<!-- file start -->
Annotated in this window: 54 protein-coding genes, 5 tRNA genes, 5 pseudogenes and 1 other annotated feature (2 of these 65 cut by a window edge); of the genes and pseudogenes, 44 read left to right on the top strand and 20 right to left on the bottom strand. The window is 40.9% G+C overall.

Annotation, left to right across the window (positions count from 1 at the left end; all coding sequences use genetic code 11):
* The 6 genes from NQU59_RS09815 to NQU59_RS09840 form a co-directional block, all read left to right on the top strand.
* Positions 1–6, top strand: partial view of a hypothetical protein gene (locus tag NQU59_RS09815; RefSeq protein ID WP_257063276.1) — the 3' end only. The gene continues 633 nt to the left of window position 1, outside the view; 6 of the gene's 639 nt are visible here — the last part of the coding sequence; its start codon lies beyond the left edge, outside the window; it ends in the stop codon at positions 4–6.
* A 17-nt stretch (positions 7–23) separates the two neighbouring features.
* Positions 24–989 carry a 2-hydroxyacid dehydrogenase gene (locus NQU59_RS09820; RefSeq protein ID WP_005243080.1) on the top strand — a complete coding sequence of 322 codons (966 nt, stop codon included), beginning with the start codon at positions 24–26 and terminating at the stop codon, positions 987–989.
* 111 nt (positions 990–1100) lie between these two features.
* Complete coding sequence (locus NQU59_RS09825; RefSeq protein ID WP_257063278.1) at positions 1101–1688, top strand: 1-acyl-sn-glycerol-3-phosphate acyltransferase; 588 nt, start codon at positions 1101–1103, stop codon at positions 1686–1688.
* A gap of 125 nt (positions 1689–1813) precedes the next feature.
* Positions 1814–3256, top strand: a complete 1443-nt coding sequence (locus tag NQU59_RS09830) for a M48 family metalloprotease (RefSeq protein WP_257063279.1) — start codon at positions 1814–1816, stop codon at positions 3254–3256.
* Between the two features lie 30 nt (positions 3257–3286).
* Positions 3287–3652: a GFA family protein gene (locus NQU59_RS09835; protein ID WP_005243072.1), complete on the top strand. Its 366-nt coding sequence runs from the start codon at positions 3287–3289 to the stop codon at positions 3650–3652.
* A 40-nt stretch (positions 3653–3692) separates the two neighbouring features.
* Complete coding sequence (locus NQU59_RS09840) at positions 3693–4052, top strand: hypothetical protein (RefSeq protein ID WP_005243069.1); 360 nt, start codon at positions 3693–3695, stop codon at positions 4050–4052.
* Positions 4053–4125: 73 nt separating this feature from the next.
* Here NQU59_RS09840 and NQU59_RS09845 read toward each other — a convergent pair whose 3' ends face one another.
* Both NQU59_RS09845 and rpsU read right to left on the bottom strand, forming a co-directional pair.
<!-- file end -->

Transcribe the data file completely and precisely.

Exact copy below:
Annotated in this window: 54 protein-coding genes, 5 tRNA genes, 5 pseudogenes and 1 other annotated feature (2 of these 65 cut by a window edge); of the genes and pseudogenes, 44 read left to right on the top strand and 20 right to left on the bottom strand. The window is 40.9% G+C overall.

Annotation, left to right across the window (positions count from 1 at the left end; all coding sequences use genetic code 11):
* The 6 genes from NQU59_RS09815 to NQU59_RS09840 form a co-directional block, all read left to right on the top strand.
* Positions 1–6, top strand: partial view of a hypothetical protein gene (locus tag NQU59_RS09815; RefSeq protein ID WP_257063276.1) — the 3' end only. The gene continues 633 nt to the left of window position 1, outside the view; 6 of the gene's 639 nt are visible here — the last part of the coding sequence; its start codon lies beyond the left edge, outside the window; it ends in the stop codon at positions 4–6.
* A 17-nt stretch (positions 7–23) separates the two neighbouring features.
* Positions 24–989 carry a 2-hydroxyacid dehydrogenase gene (locus NQU59_RS09820; RefSeq protein ID WP_005243080.1) on the top strand — a complete coding sequence of 322 codons (966 nt, stop codon included), beginning with the start codon at positions 24–26 and terminating at the stop codon, positions 987–989.
* 111 nt (positions 990–1100) lie between these two features.
* Complete coding sequence (locus NQU59_RS09825; RefSeq protein ID WP_257063278.1) at positions 1101–1688, top strand: 1-acyl-sn-glycerol-3-phosphate acyltransferase; 588 nt, start codon at positions 1101–1103, stop codon at positions 1686–1688.
* A gap of 125 nt (positions 1689–1813) precedes the next feature.
* Positions 1814–3256, top strand: a complete 1443-nt coding sequence (locus tag NQU59_RS09830) for a M48 family metalloprotease (RefSeq protein WP_257063279.1) — start codon at positions 1814–1816, stop codon at positions 3254–3256.
* Between the two features lie 30 nt (positions 3257–3286).
* Positions 3287–3652: a GFA family protein gene (locus NQU59_RS09835; protein ID WP_005243072.1), complete on the top strand. Its 366-nt coding sequence runs from the start codon at positions 3287–3289 to the stop codon at positions 3650–3652.
* A 40-nt stretch (positions 3653–3692) separates the two neighbouring features.
* Complete coding sequence (locus NQU59_RS09840) at positions 3693–4052, top strand: hypothetical protein (RefSeq protein ID WP_005243069.1); 360 nt, start codon at positions 3693–3695, stop codon at positions 4050–4052.
* Positions 4053–4125: 73 nt separating this feature from the next.
* Here NQU59_RS09840 and NQU59_RS09845 read toward each other — a convergent pair whose 3' ends face one another.
* Both NQU59_RS09845 and rpsU read right to left on the bottom strand, forming a co-directional pair.